Location: Kickapoo State Park, Illinois
October 26, 2010 4:14 pm
I have a strange wasp I found at a local state park last week. Unlike most wasps, it did not have a tapering abdomen. I wondered if it was a queen of some sort, but I couldn’t find any matching images for a queen wasp. Any ideas?
We did not recognize this distinctive wasp, so first we tried Sawflies as a possibility. We quickly abandoned that venture and explored the Parasitic Hymenopterans on BugGuide where we found Leucospis affinis pictured. BugGuide indicates “One of the largest of the Chalcidoids in the U.S., and the only one exhibiting wing-folding as part of its mimetic morphology” and “Parasitic on Megachilid bees.” The family Leucospidae page on BugGuide states: “Usually black and yellow. They are stout insects, they fold wings longitudinally at rest and look a little like small yellowjackets. The ovipositor is long and curves forward and upward over the abdomen, ending over the posterior part of the thorax. Like the Chalcidids they have the hind femora greatly swollen and toothed on the ventral side.” It is difficult to be certain because of the camera angle, but your photo does appear to show the ovipositor curved over the abdomen.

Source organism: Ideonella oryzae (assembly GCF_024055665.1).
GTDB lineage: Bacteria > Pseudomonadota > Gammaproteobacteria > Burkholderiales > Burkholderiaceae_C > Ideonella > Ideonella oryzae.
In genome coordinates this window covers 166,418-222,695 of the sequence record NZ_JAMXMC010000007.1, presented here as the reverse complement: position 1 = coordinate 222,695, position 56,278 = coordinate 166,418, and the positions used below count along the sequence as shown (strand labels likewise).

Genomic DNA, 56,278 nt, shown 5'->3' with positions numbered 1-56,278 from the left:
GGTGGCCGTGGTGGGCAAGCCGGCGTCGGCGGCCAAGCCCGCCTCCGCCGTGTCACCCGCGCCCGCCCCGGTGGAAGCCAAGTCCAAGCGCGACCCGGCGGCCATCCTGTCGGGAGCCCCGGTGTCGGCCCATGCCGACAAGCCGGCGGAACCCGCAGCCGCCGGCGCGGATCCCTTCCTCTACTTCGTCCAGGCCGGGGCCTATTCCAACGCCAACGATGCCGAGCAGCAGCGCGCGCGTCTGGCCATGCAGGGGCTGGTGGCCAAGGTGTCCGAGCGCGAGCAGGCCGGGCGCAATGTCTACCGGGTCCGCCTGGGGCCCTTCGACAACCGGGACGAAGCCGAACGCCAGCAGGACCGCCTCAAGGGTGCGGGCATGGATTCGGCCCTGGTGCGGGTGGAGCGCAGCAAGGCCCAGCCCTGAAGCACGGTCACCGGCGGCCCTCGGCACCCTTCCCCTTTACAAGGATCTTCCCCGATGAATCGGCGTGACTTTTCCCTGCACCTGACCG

When I zoom in on the full-size shot, I can definitely see the ovipositor as shown on BugGuide. Thanks!